Thursday, May 18, 2006

Cinderella Stories, Six-figure Contracts, and the Hard Work of Writing

New writers don't want to hear about the hard work of writing. They want to hear: "This is your first draft? It's glorious, here's the contract, and how does a six-figure advance sound to you?"

Don't get me wrong. Cinderella stories can and do happen, but more often than not, they're the exception to the rule. And I suspect if you dig deeply enough, you'll find proof those "Cinderellas" practiced their craft for years before submitting their first story.

My point is this. Most serious writers spend months or more rewriting and revising their work before sending it out to potential editors. And in between, they practice the hard work of writing.

Case in point is KM, my work-in-progress. In an effort to discover the true heart of my story, I've written and rewritten this puppy so many times I've sprouted my first gray hairs in the process. But here's the thing: each time I start over, I come closer to writing the story through to its true end.

This is my process. It's one of fits and starts and redos. It's a process of discovery--one requiring patience and persistence as I explore a feeling, image or line of dialogue to learn what it means in the context of my greater story.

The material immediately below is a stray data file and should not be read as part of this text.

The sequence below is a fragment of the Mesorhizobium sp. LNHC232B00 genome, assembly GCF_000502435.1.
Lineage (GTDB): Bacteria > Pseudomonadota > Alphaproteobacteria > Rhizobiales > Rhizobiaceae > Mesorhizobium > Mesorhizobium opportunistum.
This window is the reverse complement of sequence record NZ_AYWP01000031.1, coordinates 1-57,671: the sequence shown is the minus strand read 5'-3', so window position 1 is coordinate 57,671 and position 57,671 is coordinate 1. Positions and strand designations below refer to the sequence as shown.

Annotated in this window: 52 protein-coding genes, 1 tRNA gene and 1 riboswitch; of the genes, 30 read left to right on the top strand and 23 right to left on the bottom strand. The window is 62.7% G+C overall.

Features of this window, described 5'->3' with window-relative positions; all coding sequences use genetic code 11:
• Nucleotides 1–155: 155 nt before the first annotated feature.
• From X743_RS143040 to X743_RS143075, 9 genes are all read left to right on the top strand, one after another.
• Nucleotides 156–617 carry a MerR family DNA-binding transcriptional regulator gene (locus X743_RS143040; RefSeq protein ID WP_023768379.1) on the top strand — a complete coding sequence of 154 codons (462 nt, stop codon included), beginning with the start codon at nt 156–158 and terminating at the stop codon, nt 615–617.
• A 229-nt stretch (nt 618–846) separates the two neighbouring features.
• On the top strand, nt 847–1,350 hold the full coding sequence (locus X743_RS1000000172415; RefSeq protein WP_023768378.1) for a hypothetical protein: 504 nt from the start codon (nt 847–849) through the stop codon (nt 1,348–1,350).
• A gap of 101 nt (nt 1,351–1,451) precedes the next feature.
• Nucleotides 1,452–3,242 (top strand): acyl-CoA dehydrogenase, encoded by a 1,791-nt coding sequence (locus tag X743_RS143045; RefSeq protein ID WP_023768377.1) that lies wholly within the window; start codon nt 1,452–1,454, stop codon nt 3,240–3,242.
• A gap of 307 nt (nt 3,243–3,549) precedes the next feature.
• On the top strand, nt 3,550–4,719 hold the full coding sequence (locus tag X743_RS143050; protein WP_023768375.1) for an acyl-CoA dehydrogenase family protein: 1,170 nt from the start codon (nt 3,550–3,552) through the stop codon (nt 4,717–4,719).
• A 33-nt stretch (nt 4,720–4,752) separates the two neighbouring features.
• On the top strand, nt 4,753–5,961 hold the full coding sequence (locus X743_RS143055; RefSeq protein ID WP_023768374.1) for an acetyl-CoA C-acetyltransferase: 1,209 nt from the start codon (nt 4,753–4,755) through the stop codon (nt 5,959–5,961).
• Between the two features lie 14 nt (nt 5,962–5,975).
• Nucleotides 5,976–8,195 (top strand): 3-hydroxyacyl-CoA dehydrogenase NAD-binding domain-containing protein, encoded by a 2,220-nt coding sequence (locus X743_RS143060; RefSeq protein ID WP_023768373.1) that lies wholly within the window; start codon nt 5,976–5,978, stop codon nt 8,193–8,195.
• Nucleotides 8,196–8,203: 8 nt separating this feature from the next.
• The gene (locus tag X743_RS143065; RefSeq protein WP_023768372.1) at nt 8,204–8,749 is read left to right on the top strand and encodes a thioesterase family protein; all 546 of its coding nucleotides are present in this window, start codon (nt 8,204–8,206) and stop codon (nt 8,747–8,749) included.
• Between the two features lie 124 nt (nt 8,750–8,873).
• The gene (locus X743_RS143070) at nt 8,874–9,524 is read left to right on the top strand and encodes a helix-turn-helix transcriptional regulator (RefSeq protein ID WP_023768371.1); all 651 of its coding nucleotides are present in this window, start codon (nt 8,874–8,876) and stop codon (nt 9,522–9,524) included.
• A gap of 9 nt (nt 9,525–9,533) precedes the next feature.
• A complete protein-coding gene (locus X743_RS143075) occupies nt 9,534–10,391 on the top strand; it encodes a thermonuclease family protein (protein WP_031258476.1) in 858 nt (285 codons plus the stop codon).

One day, I might fiddle with a scene for hours before producing a paragraph's worth of sentences or insights into my characters worth keeping. The next day, I might spend hours writing a decent follow-up scene. The day after that, I might spend twice as much time writing through a draft of a chapter only to set it aside at the end of the day because something wasn't working. The next morning, a bit of dialogue might come to me. Working and reworking it, still not satisfied with its direction, I might realize the chapter from the day before wasn't useless after all. What's needed is a revision, one that gives a hint of the conversation to come. And voila, I'm on a roll, moving forward again through my story.

Though new writers will likely find the realities of the creative process difficult to stomach, it's essential they fully appreciate it if they hope to be published. The truth is the story I hear most from editors is that the majority of manuscripts in their slush pile aren't publishable. The characters are wooden. Their actions aren't credible. The plotting is plodding. The pacing is off. The dialogue is stilted. The reasons go on and on. These reasons are why I practice butt in chair daily (BIC).

BIC reduces the number of blank-page days, bringing me closer to my story. The closer I am to my story, the more good writing days I have. The more good writing days, the sooner I'll craft a story worthy of catching an editor's eye.

In the end, what matters most is patience, persistence, faith in your process, and the hard work that must be done in order to earn the good days, and, if the timing is right and the story is ready, a contract.